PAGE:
Why Branding Yourself from the Inside Out Isn’t as Painful as it Sounds

Oprah’s got one, Harry Potter is one, and you need to have one.  At least that’s the prevailing wisdom in the social media-centric realm of Web 2.0.  I’m talking about your personal brand, or, as my people call it, your “schtick.”

Step One:  Acceptance

Your brand is the well-honed version of you, the way you market your “you-ness” to the world.  And though it’s common to feel reluctant to prune one’s deliciously rich and complicated persona down to a few easily Googled key words, it’s simply become part of the job.

I make my living as a screenwriter and novelist, so brand building is something I do in my work all the time.  Each time I invent a new character—deciding how they look, where they live, what they do, how they talk—I am branding.  But as all writers know, the task of creating meaningful characters requires that they be developed both as deeply and as efficiently as possible.  Which means that there is always more backstory than ever makes it to the page.

So while your amazing multifaceted personality can still exist in the actual world, it’s important that your Tweets stay “on brand” or “in character.”  What would Oprah say about the Kardashian divorce?  What would Harry Potter say about it?  What would you?

Step Two:  Social Media

Familiar, easily identifiable brands hold currency in Hollywood because they deliver a built-in audience and so can you!

All you need is a website, a blog, a Facebook page, a Twitter handle, and a Google+ account (sigh), and you, too, can have hours sucked from your work day solidify your social media presence.  The most important thing here is consistency.  Do you, for instance, have a new book coming out in June?

Due out from Simon & Schuster June, 12, 2012

Pre-order the book here

Then make like you’re Shepard Fairey with a stencil of Andre the Giant in one hand and a can of spray-paint in the other and slap that image everywhere you can, like so:

Next, you need to identify your audience.  For me, it’s primarily—but not exclusively—women between the ages of 14 and 44.  So, in order to build followers, I need to blog and post and Tweet about stuff relevant to them.  Stay in your wheelhouse!  And if I catch you trying to sneak out of your wheelhouse again, young lady, you’ll be grounded for the rest of the month.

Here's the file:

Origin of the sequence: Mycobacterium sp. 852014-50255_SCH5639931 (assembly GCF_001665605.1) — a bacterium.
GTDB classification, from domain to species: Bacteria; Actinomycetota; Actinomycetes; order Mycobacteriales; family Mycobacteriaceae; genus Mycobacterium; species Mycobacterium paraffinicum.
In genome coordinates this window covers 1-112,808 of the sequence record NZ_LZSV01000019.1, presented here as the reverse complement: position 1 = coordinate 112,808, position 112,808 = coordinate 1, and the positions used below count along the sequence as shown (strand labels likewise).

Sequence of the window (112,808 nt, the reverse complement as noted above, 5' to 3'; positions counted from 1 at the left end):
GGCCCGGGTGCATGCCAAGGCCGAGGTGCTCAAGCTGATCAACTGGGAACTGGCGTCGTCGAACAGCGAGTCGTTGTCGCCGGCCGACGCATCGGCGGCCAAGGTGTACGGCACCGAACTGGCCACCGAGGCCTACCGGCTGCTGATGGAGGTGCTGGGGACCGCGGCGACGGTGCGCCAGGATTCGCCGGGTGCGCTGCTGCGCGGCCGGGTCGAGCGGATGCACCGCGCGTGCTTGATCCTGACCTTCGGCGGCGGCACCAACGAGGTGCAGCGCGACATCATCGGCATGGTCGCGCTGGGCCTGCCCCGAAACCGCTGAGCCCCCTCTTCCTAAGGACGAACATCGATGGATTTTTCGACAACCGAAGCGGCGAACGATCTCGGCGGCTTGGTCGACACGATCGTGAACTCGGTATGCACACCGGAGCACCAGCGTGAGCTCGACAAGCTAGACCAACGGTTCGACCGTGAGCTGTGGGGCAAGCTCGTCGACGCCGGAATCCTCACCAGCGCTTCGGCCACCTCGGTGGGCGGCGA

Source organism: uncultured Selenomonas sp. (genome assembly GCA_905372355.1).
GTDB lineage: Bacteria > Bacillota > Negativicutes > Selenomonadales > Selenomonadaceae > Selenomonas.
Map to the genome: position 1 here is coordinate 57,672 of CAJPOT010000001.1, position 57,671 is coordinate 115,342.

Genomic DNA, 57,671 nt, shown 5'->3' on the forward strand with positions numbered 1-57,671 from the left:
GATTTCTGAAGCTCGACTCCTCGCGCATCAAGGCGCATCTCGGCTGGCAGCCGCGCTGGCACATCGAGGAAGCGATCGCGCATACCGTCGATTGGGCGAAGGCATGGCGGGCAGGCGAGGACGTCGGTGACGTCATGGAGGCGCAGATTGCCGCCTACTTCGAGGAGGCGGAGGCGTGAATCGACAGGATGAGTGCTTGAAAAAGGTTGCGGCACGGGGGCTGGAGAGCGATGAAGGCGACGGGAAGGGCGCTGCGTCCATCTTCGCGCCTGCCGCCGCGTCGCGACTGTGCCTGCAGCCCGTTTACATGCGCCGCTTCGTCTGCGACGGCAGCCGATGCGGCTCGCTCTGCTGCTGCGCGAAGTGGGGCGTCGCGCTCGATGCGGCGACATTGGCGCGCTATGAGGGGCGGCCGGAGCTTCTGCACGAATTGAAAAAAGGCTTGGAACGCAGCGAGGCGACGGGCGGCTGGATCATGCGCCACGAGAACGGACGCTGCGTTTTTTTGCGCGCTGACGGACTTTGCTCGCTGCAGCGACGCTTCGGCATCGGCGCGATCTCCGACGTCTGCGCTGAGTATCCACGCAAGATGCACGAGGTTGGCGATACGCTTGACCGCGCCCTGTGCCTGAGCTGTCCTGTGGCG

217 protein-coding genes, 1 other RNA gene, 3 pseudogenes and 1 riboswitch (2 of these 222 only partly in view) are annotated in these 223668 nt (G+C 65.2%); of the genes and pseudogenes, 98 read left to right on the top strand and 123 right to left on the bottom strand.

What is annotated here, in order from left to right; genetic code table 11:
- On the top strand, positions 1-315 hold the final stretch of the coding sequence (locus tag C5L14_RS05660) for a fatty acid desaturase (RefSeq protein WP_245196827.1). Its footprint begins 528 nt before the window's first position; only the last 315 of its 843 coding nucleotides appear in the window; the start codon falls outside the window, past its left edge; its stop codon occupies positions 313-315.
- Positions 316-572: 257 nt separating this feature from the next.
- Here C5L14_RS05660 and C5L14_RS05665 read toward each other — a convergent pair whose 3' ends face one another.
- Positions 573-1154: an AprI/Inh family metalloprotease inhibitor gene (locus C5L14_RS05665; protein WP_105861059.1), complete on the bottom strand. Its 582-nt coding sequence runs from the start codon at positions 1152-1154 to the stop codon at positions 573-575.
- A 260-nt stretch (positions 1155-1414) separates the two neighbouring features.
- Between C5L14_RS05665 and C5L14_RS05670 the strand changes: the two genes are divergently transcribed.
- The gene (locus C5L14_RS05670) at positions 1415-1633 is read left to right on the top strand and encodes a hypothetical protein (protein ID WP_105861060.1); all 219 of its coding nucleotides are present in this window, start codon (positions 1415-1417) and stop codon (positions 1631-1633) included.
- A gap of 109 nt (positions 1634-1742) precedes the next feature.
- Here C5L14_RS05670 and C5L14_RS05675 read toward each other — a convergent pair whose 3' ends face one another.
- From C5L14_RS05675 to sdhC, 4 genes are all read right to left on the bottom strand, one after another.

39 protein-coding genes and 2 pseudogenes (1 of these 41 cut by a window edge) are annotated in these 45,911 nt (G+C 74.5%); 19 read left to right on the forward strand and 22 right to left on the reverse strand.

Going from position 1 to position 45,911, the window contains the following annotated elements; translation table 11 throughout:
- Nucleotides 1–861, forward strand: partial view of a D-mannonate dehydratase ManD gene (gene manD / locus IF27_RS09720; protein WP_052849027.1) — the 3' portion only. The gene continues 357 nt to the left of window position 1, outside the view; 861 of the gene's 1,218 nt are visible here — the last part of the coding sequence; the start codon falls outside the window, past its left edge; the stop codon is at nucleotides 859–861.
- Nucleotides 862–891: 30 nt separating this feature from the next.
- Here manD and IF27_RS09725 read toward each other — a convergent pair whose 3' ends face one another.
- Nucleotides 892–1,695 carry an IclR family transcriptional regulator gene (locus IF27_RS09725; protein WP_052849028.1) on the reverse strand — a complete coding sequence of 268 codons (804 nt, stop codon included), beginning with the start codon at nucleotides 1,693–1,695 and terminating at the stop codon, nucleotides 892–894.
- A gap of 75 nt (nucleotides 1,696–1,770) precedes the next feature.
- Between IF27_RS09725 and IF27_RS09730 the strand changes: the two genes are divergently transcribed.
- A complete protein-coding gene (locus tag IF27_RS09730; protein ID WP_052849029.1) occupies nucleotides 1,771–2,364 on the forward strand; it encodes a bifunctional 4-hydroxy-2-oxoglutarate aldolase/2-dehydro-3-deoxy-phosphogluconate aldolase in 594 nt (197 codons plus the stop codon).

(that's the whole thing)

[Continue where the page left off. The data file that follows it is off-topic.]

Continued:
Step Three:  Keeping it Real

Remember that last paragraph when I told you to stay in your wheelhouse and you felt like I was oppressing you, even though I tried to use humor to soften the blow?  Well the good news is, you like your wheelhouse.  It’s fun in there, with good music and comfy furniture and funky art on the walls (adding a dash of laid-back hipster chic). And why is your wheelhouse so awesome?  Because it’s 100% all you.

The main thing about your brand is that it’s not a work of fiction, and so building it takes hardly any effort at all.  Your brand is your “voice.”  It’s the music you listen to, the books you read, the movies you watch, and the content you create. It’s your areas of expertise and your unabashed willingness to let your freak flag fly.  And the best part about building your brand from the inside out is that it takes nothing more than a willingness to share your special self with the world.  All of the pieces you need to assemble your brand are already included.

That’s not to say you shouldn’t gussy yourself up a bit before you head out to the grocery store.  Which brings up the point that your brand is actually more of an Errol-Morris-documentary-style-You, than say, a 60-Minutes-You.  But hey, they still gave Morris an Academy Award.

So now you’re ready to fashion your first-person Self into a succinct and engaging third-person You.  But before your personal brand is ready to blast off into cyberspace, you may want to put on a little lipstick first.



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